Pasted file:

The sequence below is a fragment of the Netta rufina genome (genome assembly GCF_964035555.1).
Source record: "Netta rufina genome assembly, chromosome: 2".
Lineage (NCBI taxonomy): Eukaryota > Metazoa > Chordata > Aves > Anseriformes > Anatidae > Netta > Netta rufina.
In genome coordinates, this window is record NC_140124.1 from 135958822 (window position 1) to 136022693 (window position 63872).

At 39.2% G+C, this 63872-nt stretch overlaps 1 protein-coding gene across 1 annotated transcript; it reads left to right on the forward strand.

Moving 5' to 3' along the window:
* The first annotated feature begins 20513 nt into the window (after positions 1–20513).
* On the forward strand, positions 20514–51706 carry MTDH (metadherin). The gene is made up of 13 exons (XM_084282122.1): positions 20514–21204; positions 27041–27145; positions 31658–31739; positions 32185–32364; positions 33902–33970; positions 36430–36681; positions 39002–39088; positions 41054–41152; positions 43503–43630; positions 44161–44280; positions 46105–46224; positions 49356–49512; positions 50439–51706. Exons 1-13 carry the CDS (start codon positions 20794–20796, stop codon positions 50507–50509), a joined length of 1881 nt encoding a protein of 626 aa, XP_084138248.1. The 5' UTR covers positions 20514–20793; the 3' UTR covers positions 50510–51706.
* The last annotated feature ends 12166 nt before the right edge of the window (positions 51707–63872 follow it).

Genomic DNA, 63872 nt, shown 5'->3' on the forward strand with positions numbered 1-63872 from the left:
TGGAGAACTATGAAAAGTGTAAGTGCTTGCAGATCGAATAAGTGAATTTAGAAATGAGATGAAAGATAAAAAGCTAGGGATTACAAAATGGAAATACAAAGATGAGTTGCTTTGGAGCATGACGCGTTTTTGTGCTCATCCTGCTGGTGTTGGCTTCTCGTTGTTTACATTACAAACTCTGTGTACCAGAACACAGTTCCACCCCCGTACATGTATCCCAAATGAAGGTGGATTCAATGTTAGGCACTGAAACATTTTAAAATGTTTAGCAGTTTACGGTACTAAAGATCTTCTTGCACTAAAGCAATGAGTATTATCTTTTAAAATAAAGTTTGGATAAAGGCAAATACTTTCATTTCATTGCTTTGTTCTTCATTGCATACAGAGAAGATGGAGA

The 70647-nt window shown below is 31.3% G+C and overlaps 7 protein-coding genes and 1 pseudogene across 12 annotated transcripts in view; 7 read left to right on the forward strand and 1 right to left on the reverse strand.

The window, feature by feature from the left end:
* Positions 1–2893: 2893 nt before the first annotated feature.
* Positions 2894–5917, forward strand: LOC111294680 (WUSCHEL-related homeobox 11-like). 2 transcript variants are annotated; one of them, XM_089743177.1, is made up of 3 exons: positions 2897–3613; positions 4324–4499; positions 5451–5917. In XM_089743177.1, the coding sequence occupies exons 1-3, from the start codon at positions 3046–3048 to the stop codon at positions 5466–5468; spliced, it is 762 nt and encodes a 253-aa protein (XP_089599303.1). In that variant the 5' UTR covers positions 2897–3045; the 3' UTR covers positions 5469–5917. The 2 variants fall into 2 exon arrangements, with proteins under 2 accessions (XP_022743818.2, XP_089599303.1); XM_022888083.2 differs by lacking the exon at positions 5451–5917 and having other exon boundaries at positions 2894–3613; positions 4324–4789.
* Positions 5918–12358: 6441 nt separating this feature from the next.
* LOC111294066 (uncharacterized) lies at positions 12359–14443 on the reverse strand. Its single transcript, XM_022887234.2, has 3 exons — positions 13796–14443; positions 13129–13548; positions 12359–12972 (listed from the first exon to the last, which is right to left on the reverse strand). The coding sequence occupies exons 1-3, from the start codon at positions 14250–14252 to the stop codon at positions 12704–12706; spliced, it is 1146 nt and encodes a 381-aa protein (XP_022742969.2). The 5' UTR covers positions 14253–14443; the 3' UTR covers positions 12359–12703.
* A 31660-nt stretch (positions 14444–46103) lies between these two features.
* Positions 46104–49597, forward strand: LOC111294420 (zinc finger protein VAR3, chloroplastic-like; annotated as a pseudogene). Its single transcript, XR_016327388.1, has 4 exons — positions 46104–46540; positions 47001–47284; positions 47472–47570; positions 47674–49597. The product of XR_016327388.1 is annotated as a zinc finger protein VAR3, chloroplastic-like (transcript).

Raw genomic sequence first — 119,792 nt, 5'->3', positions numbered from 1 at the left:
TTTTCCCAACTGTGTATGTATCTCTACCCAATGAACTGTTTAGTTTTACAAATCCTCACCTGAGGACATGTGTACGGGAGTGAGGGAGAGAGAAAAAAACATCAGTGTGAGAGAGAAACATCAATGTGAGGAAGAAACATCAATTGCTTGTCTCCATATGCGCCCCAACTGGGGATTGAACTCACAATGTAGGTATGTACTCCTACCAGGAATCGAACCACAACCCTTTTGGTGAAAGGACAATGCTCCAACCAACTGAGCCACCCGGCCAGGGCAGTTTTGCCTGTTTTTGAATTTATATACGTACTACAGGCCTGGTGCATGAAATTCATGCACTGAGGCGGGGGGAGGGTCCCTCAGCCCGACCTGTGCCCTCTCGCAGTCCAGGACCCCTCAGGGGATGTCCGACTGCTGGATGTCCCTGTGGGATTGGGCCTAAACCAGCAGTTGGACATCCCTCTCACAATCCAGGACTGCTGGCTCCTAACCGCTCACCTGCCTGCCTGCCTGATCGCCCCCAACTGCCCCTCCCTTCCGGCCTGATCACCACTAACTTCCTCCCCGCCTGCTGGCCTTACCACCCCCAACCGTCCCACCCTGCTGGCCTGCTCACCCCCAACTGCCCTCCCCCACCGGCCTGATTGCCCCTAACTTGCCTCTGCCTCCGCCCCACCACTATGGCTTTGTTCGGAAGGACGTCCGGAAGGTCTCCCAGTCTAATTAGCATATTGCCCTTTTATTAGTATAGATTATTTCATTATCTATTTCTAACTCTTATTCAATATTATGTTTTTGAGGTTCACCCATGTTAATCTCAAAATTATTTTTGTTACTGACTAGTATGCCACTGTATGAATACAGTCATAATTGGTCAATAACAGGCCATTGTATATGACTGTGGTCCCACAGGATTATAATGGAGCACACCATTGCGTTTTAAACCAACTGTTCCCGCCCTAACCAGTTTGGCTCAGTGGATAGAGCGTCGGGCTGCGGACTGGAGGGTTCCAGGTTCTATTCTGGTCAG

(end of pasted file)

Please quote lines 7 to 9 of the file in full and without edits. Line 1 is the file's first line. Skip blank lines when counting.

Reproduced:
* The first annotated feature begins 20513 nt into the window (after positions 1–20513).
* On the forward strand, positions 20514–51706 carry MTDH (metadherin). The gene is made up of 13 exons (XM_084282122.1): positions 20514–21204; positions 27041–27145; positions 31658–31739; positions 32185–32364; positions 33902–33970; positions 36430–36681; positions 39002–39088; positions 41054–41152; positions 43503–43630; positions 44161–44280; positions 46105–46224; positions 49356–49512; positions 50439–51706. Exons 1-13 carry the CDS (start codon positions 20794–20796, stop codon positions 50507–50509), a joined length of 1881 nt encoding a protein of 626 aa, XP_084138248.1. The 5' UTR covers positions 20514–20793; the 3' UTR covers positions 50510–51706.
* The last annotated feature ends 12166 nt before the right edge of the window (positions 51707–63872 follow it).